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| MSc Med | 2004 -2009
The antimicrobial activity and chemical profile of traditional medicinal plants indigenous to southern Africa used to treat respiratory tract infections.

Fifteen traditional medicinal plants, indigenous to southern Africa, that are used to treat various respiratory ailments were screened for their antimicrobial activity and their chemical profiles were documented. Acetone:methanol (1:1) extracts were prepared from the leaves, stems, roots, barks and thorns of the investigated plant species.

The antimicrobial activity was determined against pathogens associated with respiratory conditions i.e. Moraxella catarrhalis, Bacillus cereus, Enterococcus faecalis, Klebsiella pneumoniae, Staphylococcus aureus, Candida albicans and Cryptococcus neoformans. The MIC values ranged from 0.08 mg/ml to 12 mg/ml. The two pathogens against which the most number of extracts obtained MIC values that were ≤ 1 mg/ml were Moraxella catarrhalis (68% of the extracts) and Bacillus cereus (56% of the extracts). The plant extracts that obtained the five lowest average MIC values against the respiratory pathogens were the root extracts of Terminalia sericea (0.69 mg/ml), leaf and stem extract of Chenopodium ambrosioides (1.04 mg/ml), leaf, stem and flower extract of Leucas martinicensis (1.10 mg/ml), leaf extract of Zanthoxylum davyi (1.29 mg/ml) and the leaf and stem extracts of Lantana rugosa (1.32 mg/ml).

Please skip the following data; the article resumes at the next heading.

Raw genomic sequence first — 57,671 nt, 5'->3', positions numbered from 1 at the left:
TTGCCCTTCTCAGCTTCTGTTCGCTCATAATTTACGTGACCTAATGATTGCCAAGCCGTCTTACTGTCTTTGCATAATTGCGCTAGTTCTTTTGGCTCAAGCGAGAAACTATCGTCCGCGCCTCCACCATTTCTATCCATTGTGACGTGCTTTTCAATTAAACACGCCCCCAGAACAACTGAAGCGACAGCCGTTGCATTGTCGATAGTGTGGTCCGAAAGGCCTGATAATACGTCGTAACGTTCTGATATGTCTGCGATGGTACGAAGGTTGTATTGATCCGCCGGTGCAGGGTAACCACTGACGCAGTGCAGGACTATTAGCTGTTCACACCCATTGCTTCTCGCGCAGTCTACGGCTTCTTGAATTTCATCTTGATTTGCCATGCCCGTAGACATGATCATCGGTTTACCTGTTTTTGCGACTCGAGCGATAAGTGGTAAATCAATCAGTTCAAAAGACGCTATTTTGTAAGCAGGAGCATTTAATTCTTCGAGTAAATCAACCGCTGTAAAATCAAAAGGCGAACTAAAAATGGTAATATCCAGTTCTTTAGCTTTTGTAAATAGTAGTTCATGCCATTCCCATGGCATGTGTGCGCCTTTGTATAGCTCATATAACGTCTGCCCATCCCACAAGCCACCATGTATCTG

For the bioautographic assays, clear zones of inhibition were recorded for Lantana rugosa (leaves and stems) and Vitex rehmannii (leaves) against Staphylococcus aureus and Moraxella catarrhalis. The root extract of Ziziphus mucronata had a clear zone of inhibition against Staphylococcus aureus. The leaf and stem extracts of Chenopodium ambrosioides had a clear zone of inhibition against Moraxella catarrhalis.

The chemical profiles that were recorded for the plant extracts comprised of HPLC and TLC chromatograms. The HPLC and TLC profiles resulted in the separation of the chemical constituents thus providing a chemical fingerprint for the plant extracts. Flavonoids were tentatively identified for Acacia sieberiana (leaves), Alepidea amatymbica (roots), Clematis oweniae (leaves), Clerodendrum glabrum (leaves), Heteromorpha arborescens (bark), Peucedanum caffrum (roots B), Vitex rehmannii (leaves) and Ziziphus mucronata (leaves). The TLC chromatograms qualitatively displayed good separation of the compounds present in the plant extracts.

The antimicrobial activity recorded for the plant extracts validates their traditional uses to treat various respiratory infections and the chemical profiles provide a reference of the chemical profiles of the plant extracts that can be used in future investigations.


Principal supervisor: Dr SF van Vuuren (WITS) 
Co-supervisor: Prof AM Viljoen (TUT)



Salvia african-caerulea | Lamiaceae | bloublomsalie | flower | botanical - Harold Porter Botanical Garden, Betty's Bay, Western Cape, South Africa [2008 © alvaroviljoen.com]